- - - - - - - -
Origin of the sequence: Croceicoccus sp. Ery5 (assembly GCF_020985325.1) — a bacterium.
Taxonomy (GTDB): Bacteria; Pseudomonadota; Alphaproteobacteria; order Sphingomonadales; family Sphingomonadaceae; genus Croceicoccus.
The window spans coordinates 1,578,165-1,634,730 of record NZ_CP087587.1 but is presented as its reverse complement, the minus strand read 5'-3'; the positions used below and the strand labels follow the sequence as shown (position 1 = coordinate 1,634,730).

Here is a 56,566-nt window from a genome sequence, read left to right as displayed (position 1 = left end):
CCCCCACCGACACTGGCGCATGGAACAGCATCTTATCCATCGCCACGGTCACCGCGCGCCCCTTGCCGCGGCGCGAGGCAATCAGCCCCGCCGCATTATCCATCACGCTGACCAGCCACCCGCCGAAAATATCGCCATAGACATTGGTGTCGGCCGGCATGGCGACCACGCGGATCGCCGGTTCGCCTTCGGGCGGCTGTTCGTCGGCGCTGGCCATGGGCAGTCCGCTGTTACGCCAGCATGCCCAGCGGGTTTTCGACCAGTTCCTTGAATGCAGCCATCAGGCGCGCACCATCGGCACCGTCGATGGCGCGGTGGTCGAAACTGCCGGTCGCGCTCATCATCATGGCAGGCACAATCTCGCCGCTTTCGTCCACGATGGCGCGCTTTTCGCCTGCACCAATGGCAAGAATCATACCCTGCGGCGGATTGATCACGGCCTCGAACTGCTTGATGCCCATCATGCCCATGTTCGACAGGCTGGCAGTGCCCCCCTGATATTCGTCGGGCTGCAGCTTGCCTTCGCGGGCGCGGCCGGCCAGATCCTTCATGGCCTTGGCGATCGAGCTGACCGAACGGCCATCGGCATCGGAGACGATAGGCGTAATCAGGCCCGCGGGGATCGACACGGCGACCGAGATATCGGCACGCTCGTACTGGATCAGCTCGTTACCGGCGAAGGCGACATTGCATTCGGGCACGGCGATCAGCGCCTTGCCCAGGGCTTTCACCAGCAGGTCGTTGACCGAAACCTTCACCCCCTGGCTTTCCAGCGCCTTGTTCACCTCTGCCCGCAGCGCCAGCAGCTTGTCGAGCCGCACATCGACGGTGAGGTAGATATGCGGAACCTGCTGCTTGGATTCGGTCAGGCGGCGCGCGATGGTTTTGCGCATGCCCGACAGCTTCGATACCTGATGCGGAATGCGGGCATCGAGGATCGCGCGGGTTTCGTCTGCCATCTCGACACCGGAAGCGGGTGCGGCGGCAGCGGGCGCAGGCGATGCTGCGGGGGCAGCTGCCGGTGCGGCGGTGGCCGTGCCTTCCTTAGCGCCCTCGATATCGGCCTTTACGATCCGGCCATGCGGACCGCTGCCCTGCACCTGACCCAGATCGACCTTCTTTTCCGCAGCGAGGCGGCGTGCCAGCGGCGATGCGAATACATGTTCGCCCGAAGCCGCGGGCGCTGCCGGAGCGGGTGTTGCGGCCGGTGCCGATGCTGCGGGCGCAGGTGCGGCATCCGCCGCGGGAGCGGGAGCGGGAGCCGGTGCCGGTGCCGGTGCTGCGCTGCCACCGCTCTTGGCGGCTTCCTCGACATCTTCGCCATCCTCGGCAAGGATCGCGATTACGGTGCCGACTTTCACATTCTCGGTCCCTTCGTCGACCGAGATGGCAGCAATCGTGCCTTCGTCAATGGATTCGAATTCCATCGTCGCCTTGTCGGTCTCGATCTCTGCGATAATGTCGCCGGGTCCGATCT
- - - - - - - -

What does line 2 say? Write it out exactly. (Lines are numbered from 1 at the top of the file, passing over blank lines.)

Taxonomy (GTDB): Bacteria; Pseudomonadota; Alphaproteobacteria; order Sphingomonadales; family Sphingomonadaceae; genus Croceicoccus.